• Vitamin E Does Not Prevent Declines in Memory and Cognitive Function
    (October 2017)
    Dietary supplement makers often tout vitamin E products for a variety of purported health benefits, including the promotion of brain health. Find out why vitamin E supplements are unlikely to prevent cognitive decline and may cause serious harm if taken in doses exceeding the recommended dietary allowance.
  • Injected Naltrexone for Opioid Addiction
    (October 2017)
    Hear how drugmaker Alkermes has engaged in a novel but troubling marketing campaign to increase sales of its once-monthly injected version of naltrexone (VIVITROL) for treatment of opioid addiction.

  View the entire September 2017 issue in PDF format

  • Owner of Drugmaker Linked to Meningitis Outbreak Convicted of Racketeering But Acquitted of Murder
    (September 2017)
    In March 2017, a federal jury found the co-owner of a now-bankrupt Massachusetts compounding pharmacy guilty on more than 50 counts of racketeering and mail fraud for his role in the deadly nationwide fungal meningitis outbreak in 2012, which had been linked to tainted steroid drugs. Read the troubling details of how the company’s co-owner escaped being convicted of second-degree murder.
  • A Dangerous Proposal to Roll Back Pharmacy Compounding Rules
    (September 2017)
    Following a deadly fungal meningitis outbreak linked to a Massachusetts compounding pharmacy’s tainted steroid drugs, Congress in 2013 passed a law to strengthen the FDA’s oversight of the compounding pharmacy industry. Learn about reckless legislation now being considered by Congress that would reverse the 2013 law.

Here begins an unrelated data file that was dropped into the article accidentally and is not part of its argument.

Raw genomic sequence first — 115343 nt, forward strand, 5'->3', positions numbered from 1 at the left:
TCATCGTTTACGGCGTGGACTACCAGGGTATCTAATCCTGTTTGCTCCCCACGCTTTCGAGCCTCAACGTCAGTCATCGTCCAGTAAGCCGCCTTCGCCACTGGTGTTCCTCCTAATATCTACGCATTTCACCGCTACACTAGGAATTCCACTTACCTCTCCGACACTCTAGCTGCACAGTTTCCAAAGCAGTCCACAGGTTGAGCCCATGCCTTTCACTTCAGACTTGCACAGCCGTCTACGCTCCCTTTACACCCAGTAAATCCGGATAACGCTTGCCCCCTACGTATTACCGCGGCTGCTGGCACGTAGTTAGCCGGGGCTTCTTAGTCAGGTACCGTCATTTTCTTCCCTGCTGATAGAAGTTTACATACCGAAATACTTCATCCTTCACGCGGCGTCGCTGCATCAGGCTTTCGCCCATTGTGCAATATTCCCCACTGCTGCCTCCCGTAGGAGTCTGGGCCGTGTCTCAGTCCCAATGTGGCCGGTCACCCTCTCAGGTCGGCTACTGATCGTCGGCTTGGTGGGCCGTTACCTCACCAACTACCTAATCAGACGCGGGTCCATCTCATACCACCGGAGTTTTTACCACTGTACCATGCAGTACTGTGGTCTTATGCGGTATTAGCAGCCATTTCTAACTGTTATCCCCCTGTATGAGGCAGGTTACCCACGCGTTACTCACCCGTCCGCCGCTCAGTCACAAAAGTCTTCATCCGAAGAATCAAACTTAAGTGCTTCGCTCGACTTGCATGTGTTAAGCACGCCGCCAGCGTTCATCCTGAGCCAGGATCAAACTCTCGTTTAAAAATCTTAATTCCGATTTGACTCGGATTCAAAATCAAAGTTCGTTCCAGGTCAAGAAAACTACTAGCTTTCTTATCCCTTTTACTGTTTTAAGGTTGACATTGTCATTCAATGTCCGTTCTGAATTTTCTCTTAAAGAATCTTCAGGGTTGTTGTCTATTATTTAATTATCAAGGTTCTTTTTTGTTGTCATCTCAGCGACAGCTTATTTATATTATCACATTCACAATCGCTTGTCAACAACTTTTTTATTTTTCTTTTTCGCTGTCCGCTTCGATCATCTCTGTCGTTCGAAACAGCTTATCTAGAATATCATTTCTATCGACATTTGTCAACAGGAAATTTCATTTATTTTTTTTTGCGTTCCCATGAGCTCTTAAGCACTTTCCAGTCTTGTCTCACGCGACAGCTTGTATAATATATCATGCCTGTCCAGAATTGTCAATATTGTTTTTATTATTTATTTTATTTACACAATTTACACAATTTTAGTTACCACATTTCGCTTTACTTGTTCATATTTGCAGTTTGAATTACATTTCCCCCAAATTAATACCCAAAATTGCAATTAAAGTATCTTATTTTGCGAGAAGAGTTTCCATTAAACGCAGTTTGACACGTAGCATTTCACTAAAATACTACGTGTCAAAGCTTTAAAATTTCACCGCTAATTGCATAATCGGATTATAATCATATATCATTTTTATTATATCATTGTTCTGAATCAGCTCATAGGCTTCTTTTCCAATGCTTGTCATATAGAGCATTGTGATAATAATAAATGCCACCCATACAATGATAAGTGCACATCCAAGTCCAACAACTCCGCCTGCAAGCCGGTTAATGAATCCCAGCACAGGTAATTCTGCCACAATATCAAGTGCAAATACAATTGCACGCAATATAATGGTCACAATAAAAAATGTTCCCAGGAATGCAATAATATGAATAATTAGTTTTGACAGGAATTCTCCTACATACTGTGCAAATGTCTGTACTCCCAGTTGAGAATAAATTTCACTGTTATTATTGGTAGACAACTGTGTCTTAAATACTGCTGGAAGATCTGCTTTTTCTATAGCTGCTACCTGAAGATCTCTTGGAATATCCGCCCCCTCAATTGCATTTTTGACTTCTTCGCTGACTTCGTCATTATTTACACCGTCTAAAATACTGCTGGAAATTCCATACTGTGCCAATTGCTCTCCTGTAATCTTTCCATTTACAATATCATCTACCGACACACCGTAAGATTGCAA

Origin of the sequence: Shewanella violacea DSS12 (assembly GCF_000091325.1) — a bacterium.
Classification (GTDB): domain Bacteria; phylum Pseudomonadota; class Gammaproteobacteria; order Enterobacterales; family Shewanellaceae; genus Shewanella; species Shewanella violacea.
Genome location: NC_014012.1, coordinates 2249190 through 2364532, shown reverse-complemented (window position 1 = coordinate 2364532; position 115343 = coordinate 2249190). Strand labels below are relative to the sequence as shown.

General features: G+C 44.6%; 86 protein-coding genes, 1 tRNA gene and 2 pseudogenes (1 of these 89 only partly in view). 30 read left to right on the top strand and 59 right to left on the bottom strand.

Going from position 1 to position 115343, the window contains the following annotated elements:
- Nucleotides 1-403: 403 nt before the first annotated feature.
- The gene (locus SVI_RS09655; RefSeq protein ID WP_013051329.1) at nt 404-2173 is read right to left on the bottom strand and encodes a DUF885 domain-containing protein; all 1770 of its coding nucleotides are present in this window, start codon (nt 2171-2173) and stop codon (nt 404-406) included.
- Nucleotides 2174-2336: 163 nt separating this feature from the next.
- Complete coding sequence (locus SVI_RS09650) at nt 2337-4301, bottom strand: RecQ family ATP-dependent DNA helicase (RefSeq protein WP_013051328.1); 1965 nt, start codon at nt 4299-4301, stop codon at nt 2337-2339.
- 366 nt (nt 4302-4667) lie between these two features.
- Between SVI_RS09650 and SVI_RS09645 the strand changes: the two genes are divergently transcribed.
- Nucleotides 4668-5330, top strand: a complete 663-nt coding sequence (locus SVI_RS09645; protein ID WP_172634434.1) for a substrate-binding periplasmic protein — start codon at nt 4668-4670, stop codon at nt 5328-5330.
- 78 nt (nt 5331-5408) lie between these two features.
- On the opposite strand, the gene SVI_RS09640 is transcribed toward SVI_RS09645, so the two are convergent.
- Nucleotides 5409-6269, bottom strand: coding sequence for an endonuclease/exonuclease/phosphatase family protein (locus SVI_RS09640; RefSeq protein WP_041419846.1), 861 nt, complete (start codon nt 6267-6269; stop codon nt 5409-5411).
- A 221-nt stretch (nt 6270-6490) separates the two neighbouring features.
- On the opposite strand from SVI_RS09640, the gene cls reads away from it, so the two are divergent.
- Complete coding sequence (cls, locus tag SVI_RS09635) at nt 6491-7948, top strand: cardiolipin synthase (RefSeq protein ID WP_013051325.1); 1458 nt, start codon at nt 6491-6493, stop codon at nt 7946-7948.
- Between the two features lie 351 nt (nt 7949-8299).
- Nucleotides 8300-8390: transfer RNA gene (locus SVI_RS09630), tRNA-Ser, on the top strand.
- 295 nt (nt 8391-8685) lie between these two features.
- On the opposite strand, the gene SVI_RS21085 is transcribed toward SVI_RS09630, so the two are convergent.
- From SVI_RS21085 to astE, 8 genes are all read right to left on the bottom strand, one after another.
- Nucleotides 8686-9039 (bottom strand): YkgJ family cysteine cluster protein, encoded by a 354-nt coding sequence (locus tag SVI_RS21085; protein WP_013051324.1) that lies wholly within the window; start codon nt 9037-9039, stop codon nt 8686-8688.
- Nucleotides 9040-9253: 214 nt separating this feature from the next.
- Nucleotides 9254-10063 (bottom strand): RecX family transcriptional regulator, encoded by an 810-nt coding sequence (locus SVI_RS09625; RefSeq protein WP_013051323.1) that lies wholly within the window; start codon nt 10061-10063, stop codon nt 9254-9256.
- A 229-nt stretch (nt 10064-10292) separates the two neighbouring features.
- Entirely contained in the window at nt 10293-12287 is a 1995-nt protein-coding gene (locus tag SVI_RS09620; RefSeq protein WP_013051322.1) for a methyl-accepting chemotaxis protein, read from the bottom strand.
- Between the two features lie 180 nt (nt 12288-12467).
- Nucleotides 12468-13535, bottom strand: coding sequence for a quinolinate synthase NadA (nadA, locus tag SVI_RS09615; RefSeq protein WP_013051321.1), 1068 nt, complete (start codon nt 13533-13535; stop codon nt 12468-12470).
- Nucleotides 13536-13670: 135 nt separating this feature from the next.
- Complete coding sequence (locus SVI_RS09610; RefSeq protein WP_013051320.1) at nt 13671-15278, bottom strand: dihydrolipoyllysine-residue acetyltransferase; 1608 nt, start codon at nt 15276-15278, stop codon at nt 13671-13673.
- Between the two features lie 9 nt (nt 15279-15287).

• New Evidence Refutes Testosterone Benefits for Age-Related Symptoms
    (September 2017)
    In this article, we discuss new data from well-designed randomized controlled trials that show that testosterone treatment in older men with low testosterone blood levels does not improve memory or other cognitive functions and actually increases the buildup of cholesterol in coronary arteries.
  • Naltrexone-Bupropion (CONTRAVE): Another Dangerous Weight-Loss Drug
    (September 2017)
    Learn why Public Citizen’s Health Research Group has designated CONTRAVE, a combination weight-loss medication that was approved by the FDA in 2014, as Do Not Use.
  • Black-Box Warning Added to Hepatitis C Drugs
    (September 2017)
    The FDA recently required that the product labeling for several of the newest hepatitis C drugs be revised to include a black-box warning, the strongest warning that the agency can require. Find out what the new warning says.
  • Abuse-deterrent Opioids
    (September 2017)
    To address the growing epidemic of prescription opioid drug overdoses in the U.S., many drugmakers have attempted to develop opioid pills that are supposedly resistant to being manipulated in ways that make them easier to abuse. In this article, we highlight problems with these so-called abuse-deterrent opioid formulations.